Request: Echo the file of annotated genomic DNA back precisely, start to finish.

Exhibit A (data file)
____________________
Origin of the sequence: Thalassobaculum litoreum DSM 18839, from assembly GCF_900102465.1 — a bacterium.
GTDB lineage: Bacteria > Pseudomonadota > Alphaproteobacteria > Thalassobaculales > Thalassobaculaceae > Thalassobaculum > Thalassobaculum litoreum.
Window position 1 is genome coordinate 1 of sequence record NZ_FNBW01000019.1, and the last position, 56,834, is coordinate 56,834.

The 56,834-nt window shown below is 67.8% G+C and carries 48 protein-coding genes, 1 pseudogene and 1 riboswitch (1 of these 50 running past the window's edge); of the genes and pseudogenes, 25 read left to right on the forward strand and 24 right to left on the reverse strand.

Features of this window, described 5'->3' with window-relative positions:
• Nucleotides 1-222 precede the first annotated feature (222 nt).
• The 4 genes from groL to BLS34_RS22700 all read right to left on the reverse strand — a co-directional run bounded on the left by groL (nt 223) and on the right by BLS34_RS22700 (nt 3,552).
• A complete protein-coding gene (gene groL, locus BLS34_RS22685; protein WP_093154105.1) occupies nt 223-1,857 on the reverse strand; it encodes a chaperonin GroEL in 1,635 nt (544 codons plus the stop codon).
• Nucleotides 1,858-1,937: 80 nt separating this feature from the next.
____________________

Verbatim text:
Origin of the sequence: Thalassobaculum litoreum DSM 18839, from assembly GCF_900102465.1 — a bacterium.
GTDB lineage: Bacteria > Pseudomonadota > Alphaproteobacteria > Thalassobaculales > Thalassobaculaceae > Thalassobaculum > Thalassobaculum litoreum.
Window position 1 is genome coordinate 1 of sequence record NZ_FNBW01000019.1, and the last position, 56,834, is coordinate 56,834.

The 56,834-nt window shown below is 67.8% G+C and carries 48 protein-coding genes, 1 pseudogene and 1 riboswitch (1 of these 50 running past the window's edge); of the genes and pseudogenes, 25 read left to right on the forward strand and 24 right to left on the reverse strand.

Features of this window, described 5'->3' with window-relative positions:
• Nucleotides 1-222 precede the first annotated feature (222 nt).
• The 4 genes from groL to BLS34_RS22700 all read right to left on the reverse strand — a co-directional run bounded on the left by groL (nt 223) and on the right by BLS34_RS22700 (nt 3,552).
• A complete protein-coding gene (gene groL, locus BLS34_RS22685; protein WP_093154105.1) occupies nt 223-1,857 on the reverse strand; it encodes a chaperonin GroEL in 1,635 nt (544 codons plus the stop codon).
• Nucleotides 1,858-1,937: 80 nt separating this feature from the next.